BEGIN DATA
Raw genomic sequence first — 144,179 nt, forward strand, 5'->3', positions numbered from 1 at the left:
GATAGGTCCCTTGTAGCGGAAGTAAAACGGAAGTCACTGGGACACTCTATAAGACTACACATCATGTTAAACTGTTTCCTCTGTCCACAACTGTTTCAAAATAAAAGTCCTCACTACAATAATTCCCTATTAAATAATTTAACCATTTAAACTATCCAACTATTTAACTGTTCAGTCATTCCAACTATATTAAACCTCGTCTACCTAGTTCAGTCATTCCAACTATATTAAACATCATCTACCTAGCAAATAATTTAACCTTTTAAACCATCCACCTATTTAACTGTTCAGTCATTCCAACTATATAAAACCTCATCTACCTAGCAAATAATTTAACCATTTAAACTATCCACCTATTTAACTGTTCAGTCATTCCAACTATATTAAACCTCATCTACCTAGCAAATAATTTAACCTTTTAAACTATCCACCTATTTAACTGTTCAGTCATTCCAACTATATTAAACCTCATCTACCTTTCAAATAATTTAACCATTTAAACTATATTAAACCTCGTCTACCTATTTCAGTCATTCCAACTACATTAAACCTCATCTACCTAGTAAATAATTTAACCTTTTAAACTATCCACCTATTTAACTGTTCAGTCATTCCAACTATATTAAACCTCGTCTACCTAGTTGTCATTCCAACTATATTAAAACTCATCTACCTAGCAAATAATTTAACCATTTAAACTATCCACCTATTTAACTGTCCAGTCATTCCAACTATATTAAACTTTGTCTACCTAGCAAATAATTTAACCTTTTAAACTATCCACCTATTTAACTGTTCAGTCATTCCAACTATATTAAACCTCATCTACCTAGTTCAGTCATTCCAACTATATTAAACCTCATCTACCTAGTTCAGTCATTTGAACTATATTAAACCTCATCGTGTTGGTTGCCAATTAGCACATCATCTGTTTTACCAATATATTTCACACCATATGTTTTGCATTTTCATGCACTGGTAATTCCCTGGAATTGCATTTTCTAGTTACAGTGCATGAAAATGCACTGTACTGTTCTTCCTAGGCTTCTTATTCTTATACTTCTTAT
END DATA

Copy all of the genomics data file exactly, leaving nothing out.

Raw genomic sequence first — 144,179 nt, forward strand, 5'->3', positions numbered from 1 at the left:
GATAGGTCCCTTGTAGCGGAAGTAAAACGGAAGTCACTGGGACACTCTATAAGACTACACATCATGTTAAACTGTTTCCTCTGTCCACAACTGTTTCAAAATAAAAGTCCTCACTACAATAATTCCCTATTAAATAATTTAACCATTTAAACTATCCAACTATTTAACTGTTCAGTCATTCCAACTATATTAAACCTCGTCTACCTAGTTCAGTCATTCCAACTATATTAAACATCATCTACCTAGCAAATAATTTAACCTTTTAAACCATCCACCTATTTAACTGTTCAGTCATTCCAACTATATAAAACCTCATCTACCTAGCAAATAATTTAACCATTTAAACTATCCACCTATTTAACTGTTCAGTCATTCCAACTATATTAAACCTCATCTACCTAGCAAATAATTTAACCTTTTAAACTATCCACCTATTTAACTGTTCAGTCATTCCAACTATATTAAACCTCATCTACCTTTCAAATAATTTAACCATTTAAACTATATTAAACCTCGTCTACCTATTTCAGTCATTCCAACTACATTAAACCTCATCTACCTAGTAAATAATTTAACCTTTTAAACTATCCACCTATTTAACTGTTCAGTCATTCCAACTATATTAAACCTCGTCTACCTAGTTGTCATTCCAACTATATTAAAACTCATCTACCTAGCAAATAATTTAACCATTTAAACTATCCACCTATTTAACTGTCCAGTCATTCCAACTATATTAAACTTTGTCTACCTAGCAAATAATTTAACCTTTTAAACTATCCACCTATTTAACTGTTCAGTCATTCCAACTATATTAAACCTCATCTACCTAGTTCAGTCATTCCAACTATATTAAACCTCATCTACCTAGTTCAGTCATTTGAACTATATTAAACCTCATCGTGTTGGTTGCCAATTAGCACATCATCTGTTTTACCAATATATTTCACACCATATGTTTTGCATTTTCATGCACTGGTAATTCCCTGGAATTGCATTTTCTAGTTACAGTGCATGAAAATGCACTGTACTGTTCTTCCTAGGCTTCTTATTCTTATACTTCTTAT